Captured in infrared light by Webb, this image reveals for the first time previously invisible areas of star birth.

Carina Nebula.—AFP/NASA
Carina Nebula.—AFP/NASA

“For the first time we’re seeing brand new stars that were previously completely hidden from our view,” said NASA astrophysicist Amber Straughn.

According to the BBC, one of Webb’s key scientific goals is to study how stars form and Carina is an excellent place to do that.

Southern Ring Nebula

A dim star at the centre of the Southern Ring Nebula was revealed for the first time to be cloaked in dust, as it spews out rings of gas and dust in its death throes.

Understanding the molecules present in such stellar graveyards can help scientists learn more about the process of stellar death.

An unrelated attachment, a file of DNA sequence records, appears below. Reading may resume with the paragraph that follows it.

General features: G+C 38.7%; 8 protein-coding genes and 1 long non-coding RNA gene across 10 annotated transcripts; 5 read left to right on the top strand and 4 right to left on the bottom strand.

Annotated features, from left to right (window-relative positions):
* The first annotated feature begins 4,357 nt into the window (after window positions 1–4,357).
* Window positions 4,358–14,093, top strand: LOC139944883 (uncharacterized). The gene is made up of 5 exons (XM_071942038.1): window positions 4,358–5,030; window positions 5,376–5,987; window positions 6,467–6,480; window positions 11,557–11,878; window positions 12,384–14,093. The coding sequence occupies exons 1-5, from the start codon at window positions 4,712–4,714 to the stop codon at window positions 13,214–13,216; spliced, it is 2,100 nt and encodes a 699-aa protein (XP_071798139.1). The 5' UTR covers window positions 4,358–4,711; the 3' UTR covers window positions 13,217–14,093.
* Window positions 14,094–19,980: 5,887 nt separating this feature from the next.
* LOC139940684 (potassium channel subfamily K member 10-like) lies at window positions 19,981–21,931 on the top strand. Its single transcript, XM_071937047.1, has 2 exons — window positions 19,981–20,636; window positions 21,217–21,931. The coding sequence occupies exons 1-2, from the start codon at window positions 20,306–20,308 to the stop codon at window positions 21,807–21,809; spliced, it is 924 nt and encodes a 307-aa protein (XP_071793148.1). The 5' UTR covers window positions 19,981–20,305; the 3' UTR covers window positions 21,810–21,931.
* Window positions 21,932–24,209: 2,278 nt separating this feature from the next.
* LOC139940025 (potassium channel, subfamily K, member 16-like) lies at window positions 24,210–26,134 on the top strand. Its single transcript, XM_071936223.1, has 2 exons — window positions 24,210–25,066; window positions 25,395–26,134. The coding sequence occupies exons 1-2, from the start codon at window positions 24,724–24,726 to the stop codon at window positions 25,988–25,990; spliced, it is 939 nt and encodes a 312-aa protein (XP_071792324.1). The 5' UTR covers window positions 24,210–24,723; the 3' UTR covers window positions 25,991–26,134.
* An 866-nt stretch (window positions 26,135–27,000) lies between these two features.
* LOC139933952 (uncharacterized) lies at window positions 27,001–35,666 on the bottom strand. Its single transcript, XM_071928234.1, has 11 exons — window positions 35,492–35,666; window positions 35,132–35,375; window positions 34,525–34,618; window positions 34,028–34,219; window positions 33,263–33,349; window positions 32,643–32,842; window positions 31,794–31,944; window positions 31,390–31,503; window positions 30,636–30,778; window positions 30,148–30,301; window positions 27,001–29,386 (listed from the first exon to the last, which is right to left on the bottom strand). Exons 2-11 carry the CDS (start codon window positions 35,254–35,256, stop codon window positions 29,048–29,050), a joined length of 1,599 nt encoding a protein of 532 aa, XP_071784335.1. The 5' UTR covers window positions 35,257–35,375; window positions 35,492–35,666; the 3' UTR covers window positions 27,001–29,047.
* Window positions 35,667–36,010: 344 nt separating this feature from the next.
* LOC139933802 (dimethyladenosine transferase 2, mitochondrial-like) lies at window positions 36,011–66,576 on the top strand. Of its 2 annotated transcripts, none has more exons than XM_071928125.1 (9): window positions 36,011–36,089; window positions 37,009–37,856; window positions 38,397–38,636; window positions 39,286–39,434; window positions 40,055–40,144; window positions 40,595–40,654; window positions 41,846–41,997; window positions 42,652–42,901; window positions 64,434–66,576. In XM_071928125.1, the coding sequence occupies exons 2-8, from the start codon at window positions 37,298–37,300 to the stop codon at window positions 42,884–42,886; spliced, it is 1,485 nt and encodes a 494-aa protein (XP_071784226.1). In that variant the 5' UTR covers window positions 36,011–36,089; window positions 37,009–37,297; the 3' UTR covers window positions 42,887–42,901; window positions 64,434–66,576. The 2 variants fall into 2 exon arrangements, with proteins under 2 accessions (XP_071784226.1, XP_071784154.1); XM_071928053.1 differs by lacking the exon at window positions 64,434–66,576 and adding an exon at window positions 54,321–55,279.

Southern Ring Nebula.—AFP/NASA
Southern Ring Nebula.—AFP/NASA

The Southern Ring is nearly half a light-year in diameter and is located about 2,000 light-years from Earth.

This kind of structure is known as a “planetary nebula”, but it has nothing to do with planets, the BCC reported. “It’s a misnomer from the early days of telescopes when they didn’t have anything like the resolution they have today.”

Stephan’s Quintet

Webb also revealed never before seen details of Stephan’s Quintet, a grouping of five galaxies including four that experience repeated close encounters, which provide insights into how early galaxies formed at the start of the universe.

The telescope dramatically captures shockwaves as one of the galaxies smashes through the centre of the cluster.

About 290 million light-years away, the quintet is located in the constellation Pegasus. It’s notable for being the first compact galaxy group ever discovered. Four of the five galaxies within it are locked in a cosmic dance of repeated close encounters.

Hot gas giant exoplanet